I don't think there is any 100% effective software solution to DOS attacks in general; no matter what you do, someone could always throw more packets at you network interface than it can handle.

In this particular case, though, it looks like your program can only handle one connection at a time -- that is, incoming connection #2 won't be processed until connection #1 has completed its transaction (or timed out). So that's an obvious choke point -- all an attacker has to do is connect to your server and then do nothing, and your server is effectively disabled for (however long your timeout period is).

To avoid that you would need to rewrite the server code to handle multiple TCP connections at once. You could either do that by switching to non-blocking I/O (by passing O_NONBLOCK flag to fcntl()), and using select() or poll() or etc to wait for I/O on multiple sockets at once, or by spawning multiple threads or sub-processes to handle incoming connections in parallel, or by using async I/O. (I personally prefer the first solution, but all can work to varying degrees). In the first approach it is also practical to do things like forcibly closing any existing sockets from a given IP address before accepting a new socket from that IP address, which means that any given attacking computer could only tie up a maximum of one socket on your server at a time, which would make it harder for that person to DOS your machine unless he had access to a number of client machines.

You might read this article for more discussion about handling many TCP connections at the same time.

share|improve this answer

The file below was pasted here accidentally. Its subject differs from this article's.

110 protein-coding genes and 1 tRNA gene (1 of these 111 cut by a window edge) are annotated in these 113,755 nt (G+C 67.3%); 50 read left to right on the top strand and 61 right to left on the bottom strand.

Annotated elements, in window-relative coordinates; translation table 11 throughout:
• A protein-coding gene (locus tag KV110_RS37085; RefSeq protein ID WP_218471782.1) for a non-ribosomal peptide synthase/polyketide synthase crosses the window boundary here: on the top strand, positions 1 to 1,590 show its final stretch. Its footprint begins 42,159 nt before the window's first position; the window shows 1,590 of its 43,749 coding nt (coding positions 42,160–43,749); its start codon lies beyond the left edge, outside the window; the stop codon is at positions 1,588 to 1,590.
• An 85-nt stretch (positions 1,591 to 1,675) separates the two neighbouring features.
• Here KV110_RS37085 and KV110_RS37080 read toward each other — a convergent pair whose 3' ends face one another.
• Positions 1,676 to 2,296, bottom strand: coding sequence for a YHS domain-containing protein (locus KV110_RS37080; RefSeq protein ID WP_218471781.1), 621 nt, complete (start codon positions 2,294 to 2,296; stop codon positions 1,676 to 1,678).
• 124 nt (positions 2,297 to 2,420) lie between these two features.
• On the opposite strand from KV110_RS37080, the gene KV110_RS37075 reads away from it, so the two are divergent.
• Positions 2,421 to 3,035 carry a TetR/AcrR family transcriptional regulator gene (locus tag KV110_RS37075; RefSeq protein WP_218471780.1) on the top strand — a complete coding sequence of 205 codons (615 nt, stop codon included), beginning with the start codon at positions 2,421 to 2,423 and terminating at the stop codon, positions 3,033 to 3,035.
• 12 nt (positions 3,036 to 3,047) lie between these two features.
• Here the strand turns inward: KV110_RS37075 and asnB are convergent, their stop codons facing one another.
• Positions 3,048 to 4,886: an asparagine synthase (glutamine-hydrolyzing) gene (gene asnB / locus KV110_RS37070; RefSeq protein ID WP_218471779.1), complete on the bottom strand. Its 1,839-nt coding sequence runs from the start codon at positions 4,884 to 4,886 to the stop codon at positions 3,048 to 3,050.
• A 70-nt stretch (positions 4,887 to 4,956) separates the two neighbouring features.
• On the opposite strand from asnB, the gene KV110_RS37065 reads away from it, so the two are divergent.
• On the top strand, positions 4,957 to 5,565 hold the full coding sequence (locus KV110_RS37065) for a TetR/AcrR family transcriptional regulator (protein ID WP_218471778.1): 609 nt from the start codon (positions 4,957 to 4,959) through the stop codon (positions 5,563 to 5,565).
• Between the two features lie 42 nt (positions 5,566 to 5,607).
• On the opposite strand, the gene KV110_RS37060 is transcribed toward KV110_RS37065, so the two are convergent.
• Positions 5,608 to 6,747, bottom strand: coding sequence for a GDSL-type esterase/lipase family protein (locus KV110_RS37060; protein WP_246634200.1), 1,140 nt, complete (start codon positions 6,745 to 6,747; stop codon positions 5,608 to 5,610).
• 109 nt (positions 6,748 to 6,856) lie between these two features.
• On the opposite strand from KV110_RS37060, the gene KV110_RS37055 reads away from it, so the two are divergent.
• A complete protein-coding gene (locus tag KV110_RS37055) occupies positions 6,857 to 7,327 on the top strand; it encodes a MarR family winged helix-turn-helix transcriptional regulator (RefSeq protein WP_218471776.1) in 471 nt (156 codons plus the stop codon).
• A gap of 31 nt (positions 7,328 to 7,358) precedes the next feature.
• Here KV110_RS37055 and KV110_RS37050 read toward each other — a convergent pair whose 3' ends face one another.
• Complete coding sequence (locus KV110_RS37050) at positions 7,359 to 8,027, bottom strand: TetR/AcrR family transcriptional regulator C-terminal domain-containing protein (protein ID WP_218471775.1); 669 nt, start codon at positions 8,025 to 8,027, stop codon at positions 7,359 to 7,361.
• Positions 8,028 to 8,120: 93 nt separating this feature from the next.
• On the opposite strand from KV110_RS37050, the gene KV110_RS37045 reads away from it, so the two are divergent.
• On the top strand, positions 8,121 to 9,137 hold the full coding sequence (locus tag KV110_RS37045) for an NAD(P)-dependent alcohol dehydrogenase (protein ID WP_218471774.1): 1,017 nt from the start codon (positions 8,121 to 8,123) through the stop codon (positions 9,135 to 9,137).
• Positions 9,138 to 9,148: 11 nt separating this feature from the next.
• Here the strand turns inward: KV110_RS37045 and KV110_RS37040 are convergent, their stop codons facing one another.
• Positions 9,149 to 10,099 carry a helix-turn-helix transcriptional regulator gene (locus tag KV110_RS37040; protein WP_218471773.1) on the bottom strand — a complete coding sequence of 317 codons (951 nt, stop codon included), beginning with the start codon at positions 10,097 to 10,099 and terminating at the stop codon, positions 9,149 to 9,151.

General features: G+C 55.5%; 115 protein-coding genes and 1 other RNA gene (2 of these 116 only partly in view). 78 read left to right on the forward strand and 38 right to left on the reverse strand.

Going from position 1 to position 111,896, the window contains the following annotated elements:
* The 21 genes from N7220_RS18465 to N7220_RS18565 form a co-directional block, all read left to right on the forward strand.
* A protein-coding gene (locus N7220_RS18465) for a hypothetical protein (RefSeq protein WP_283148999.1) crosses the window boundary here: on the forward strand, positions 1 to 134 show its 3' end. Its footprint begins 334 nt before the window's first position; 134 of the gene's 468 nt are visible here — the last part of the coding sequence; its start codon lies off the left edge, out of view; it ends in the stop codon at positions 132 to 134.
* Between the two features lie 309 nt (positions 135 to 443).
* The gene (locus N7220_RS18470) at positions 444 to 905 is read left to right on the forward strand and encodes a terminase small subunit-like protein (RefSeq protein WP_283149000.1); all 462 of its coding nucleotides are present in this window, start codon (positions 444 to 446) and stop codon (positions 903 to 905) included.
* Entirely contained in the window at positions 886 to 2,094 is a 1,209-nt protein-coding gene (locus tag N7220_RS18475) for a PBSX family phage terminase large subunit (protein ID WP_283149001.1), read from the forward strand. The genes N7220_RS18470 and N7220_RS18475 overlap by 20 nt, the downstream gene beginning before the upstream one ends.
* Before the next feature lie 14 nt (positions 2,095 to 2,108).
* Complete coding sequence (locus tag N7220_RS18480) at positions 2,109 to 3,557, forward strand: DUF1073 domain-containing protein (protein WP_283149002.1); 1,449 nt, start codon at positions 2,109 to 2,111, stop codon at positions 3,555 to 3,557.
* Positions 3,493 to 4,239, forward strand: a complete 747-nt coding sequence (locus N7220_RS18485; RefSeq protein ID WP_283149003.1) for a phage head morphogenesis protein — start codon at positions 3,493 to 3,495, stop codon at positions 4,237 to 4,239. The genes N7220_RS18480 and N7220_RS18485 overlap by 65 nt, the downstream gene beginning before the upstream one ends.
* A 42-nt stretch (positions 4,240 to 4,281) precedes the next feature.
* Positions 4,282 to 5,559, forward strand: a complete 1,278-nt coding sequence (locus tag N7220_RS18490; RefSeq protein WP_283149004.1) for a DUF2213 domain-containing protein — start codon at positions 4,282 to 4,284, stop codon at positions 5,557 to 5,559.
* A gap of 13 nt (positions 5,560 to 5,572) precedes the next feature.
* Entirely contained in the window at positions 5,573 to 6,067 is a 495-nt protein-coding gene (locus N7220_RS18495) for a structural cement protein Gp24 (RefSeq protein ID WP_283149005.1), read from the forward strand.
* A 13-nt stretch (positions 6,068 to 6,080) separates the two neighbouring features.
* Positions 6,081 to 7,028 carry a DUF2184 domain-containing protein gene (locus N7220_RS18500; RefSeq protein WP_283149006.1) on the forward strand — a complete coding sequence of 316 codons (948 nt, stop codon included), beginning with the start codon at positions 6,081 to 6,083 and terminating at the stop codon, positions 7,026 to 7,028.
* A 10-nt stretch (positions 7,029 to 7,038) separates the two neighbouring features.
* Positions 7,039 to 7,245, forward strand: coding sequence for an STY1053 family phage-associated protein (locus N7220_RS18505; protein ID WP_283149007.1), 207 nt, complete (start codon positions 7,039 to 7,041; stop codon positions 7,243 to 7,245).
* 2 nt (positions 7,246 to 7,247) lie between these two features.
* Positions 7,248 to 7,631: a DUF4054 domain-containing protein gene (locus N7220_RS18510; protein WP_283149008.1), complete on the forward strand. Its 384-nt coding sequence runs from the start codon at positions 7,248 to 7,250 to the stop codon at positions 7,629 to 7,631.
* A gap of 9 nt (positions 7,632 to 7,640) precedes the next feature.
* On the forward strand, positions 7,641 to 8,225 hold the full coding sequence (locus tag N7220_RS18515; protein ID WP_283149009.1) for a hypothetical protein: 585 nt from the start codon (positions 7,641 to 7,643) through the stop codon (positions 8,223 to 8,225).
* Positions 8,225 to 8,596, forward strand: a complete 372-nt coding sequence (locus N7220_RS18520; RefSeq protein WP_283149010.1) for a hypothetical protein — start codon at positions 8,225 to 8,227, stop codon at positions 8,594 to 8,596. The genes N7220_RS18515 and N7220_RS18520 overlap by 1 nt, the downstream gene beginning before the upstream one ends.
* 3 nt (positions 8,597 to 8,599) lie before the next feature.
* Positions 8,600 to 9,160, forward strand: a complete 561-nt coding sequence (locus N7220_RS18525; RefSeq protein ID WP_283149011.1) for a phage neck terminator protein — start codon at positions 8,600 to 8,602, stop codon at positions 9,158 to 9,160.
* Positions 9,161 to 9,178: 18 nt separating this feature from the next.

I looked around for more solution but the best seems to be the "non-blocking". I have to use select, poll or epoll? For a Linux machine what's the best and easy to add in the code? –  user840718 May 28 '12 at 16:41
    
+1 on non-blocking. I voted up on this answer since it was nearly equivalent to what I wrote. –  selbie May 28 '12 at 17:01
    
@user840718 - Avoid using select() unless you are on windows. select() on unix has some limitations when you get beyond a certain limit of socket handles. epoll is linux only. poll() works on every unix platform. epoll has better scalability, but in reality only few types of servers need to scale to 10K connections. You'll notice in the code link I gave you in my answer, that I have poll and epoll abstracted out so that it uses either depending on what's being compiled for. Also, read this: sheddingbikes.com/posts/1280829388.html –  selbie May 28 '12 at 17:07

The main issue with DOS and DDOS attacks is that they play on your weakness: namely the fact that there is a limited memory / number of ports / processing resources that you can use to provide the service. Even if you have infinite scalability (or close) using something like the Amazon farms, you'll probably want to limit it to avoid the bill going through the roof.

At the server level, your main worry should be to avoid a crash, by imposing self-preservation limits. You can for example set a maximum number of connections that you know you can handle and simply refuse any other.

Full strategies will include specialized materials, like firewalls, but there is always a way to play them and you will have to live with that.